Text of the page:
• Preheat the oven to warming temperature. Line a medium baking tray with paper towel and place it inside the oven ready for keeping your pizzas warm.
  • In a deep non-stick skillet / frying pan, heat the oil over medium high heat. The oil should be about 8mm/⅓ inch deep. It’s hot enough when you dip the end of a wooden spoon in it and it bubbles.
  • Place a piece of dough (or up to 2-3 depending on the size of your pan) into the hot oil and fry until golden brown underneath – 1-2 minutes. Use tongs to turn them, and repeat on the other side. Transfer to the paper towel lined tray in the warm oven while you do the second batch.
  • FOR THE MARGHERITA TOPPING (or filling, see notes):
    Heat the pizza sauce in a small saucepan until hot.
  • Slice the mozzarella if you haven’t already and prepare your basil leaves.
  • Spread a tablespoon of hot sauce over each pizza fritta and immediately top with mozzarella slices and basil. Serve immediately.
  • FOR THE PESTO & PROSCIUTTO TOPPING (or filling, see notes):
    Spread 1 tablespoon of the ricotta over each pizza fritta followed by the pesto.
  • Top with a piece of prosciutto, letting it fall into a little pile then scatter over olives and rocket leaves.
  • Please take a moment to leave a comment & rating. It's appreciated and so helpful.


  1. FOR BEST RESULTS: you should always weigh ingredients like flour and sugar. Kitchen scales are relatively cheap but if you can’t weigh the ingredients, use the spoon and level method (don’t scoop)
  2. FLOUR: The bread flour can be swapped for plain / all purpose flour. Bread flour gives a slightly chewier texture to the baked pizza base.
  3. YEAST: You can use instant or active dry interchangeably. If you have rapid rise, the dough may rise quicker than this recipe states.
  4. KNEADING BY HAND: You can knead the dough by hand but it is a little sticky. Please resist the urge to add flour. It will eventually firm up and stop sticking to your hands and bench top. It should take around 10 minutes to get smooth and elastic.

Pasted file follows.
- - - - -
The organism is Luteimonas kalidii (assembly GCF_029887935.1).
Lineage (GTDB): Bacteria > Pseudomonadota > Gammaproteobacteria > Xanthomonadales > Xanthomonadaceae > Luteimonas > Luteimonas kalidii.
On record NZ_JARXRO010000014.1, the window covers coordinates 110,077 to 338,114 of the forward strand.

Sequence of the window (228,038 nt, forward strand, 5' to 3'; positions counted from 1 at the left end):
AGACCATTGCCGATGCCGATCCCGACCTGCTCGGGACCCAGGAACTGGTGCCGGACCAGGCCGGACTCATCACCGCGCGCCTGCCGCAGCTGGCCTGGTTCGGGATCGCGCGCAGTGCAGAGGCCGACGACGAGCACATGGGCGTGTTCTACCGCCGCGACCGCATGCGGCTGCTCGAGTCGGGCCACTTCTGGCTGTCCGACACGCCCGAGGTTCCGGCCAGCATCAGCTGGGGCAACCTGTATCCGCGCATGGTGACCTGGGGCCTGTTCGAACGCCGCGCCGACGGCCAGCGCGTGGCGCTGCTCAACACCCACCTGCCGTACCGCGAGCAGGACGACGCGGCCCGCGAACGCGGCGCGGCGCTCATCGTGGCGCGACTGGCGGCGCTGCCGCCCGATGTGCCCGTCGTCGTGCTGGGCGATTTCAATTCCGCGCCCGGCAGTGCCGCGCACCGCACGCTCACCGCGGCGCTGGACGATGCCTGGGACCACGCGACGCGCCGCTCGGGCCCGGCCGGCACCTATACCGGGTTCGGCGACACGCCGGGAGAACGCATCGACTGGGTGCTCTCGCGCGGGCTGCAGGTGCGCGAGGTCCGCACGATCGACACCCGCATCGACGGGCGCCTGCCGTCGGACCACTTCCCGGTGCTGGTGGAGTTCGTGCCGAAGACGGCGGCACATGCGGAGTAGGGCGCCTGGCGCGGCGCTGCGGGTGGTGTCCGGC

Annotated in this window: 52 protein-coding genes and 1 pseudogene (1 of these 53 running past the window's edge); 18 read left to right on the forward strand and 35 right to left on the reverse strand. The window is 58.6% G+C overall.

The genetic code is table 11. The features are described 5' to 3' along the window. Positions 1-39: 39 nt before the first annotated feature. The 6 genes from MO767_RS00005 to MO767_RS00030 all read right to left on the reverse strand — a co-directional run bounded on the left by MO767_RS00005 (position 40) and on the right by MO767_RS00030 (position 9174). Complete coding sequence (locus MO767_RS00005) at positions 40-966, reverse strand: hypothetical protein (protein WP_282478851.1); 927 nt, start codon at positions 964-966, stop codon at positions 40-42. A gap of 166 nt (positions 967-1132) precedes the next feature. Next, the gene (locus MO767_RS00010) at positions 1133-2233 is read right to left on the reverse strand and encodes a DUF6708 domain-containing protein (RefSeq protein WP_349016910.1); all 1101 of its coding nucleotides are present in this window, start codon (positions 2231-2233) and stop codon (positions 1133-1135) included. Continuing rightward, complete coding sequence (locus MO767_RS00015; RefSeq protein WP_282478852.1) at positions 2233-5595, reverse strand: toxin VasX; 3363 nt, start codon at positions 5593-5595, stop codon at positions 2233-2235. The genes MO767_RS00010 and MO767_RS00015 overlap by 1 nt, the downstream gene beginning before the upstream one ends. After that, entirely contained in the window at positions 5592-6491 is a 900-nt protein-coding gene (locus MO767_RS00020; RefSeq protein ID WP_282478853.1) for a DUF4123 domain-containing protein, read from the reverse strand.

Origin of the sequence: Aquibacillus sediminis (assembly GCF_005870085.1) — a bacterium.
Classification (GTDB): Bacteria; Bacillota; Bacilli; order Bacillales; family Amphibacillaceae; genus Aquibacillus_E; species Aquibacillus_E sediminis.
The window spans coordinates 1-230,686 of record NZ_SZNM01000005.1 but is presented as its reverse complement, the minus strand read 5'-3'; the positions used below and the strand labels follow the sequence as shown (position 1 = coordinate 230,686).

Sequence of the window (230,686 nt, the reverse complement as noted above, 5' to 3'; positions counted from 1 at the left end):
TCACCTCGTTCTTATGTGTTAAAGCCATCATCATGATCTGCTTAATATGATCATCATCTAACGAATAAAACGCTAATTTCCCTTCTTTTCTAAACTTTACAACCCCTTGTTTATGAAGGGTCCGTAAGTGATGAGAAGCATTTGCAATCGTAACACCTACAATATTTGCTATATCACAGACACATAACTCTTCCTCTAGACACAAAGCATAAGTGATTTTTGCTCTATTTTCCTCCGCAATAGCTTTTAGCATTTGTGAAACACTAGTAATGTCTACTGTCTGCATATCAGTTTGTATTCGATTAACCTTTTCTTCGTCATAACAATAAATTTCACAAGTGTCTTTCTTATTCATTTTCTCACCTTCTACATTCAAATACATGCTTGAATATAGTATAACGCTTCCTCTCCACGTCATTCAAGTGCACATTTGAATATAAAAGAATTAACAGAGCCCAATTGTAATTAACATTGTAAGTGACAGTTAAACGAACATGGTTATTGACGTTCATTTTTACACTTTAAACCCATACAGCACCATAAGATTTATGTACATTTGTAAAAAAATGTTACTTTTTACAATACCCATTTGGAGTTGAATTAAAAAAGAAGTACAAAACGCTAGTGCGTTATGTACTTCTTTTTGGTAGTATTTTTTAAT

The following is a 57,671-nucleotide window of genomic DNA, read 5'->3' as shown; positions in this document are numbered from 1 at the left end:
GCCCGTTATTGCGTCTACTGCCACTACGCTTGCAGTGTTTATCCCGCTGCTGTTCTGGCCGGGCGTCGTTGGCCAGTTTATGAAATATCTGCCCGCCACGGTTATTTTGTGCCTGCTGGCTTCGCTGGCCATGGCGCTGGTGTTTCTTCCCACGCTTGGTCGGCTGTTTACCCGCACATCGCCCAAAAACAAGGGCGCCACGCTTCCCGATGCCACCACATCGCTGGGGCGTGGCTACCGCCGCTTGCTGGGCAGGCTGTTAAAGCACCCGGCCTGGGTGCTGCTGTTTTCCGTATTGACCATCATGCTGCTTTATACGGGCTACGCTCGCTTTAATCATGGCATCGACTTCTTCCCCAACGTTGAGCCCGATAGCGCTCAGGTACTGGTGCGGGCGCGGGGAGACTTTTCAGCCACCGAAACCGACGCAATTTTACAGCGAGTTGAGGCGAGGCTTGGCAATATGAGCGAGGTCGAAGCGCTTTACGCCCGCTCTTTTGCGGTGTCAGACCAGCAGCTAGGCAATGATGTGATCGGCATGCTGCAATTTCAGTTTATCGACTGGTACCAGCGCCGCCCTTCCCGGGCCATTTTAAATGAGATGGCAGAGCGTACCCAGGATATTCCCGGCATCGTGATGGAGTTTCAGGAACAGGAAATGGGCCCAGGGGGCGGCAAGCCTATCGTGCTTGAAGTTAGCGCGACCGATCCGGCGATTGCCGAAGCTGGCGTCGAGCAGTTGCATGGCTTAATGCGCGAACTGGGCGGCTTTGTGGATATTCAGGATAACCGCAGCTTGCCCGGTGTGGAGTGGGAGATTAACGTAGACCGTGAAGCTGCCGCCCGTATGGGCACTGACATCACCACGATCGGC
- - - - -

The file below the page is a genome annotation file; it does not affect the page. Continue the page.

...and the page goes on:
5. RISING TIME: Normally half an hour will be enough for the dough to double in size (especially if you place it under a warm light or lamp) but it may take up to an hour or longer in winter. Just make sure it doubles in size.
  6. SLOW RISE: For a more intense flavour to the pizza dough, leave it to rise overnight in the fridge.
  7. FILLING THE PIZZA FRITTA: Pizza fritte can be filled or topped. The recipe above is for topping them but you can fill them instead. The fillings can be cold. Simple add them to the centre of each disk of dough, then fold the two sides to meet in the middle above the fillings. Roll and pinch the seam together all the way along, then flatten out very slightly and fry just as you would the unfilled ones.
  8. FREEZING DOUGH: You can freeze pizza dough after the first rise. After turning it out onto a lightly floured surface, shape it into a ball, coat with a little oil all over and place in a zip lock bag. Place it straight in the freezer for up to 2 months.
  9. TO THAW: Place in the fridge overnight. Take it out of the fridge ½ an hour before you’re ready to make pizza.
  10. Nutritional information based on the Margherita version.
Have you tried this recipe?Don’t forget to leave a rating and comment below and let me know how it was! I love hearing from you. Nutrition information is approximate and derived from an online calculator. The brands you use may cause variations.
Nutrition Facts
Pizza Fritta (Fried Pizza) - with 2 toppings!
Amount Per Serving
Calories 347 Calories from Fat 162
% Daily Value*
Fat 18g28%
Saturated Fat 5g31%
Trans Fat 0.1g
Polyunsaturated Fat 6g
Monounsaturated Fat 5g
Cholesterol 20mg7%
Sodium 596mg26%
Potassium 177mg5%
Carbohydrates 35g12%
Fiber 2g8%
Sugar 2g2%
Protein 12g24%
Vitamin A 302IU6%
Vitamin C 2mg2%
Calcium 139mg14%
Iron 1mg6%
* Percent Daily Values are based on a 2000 calorie diet.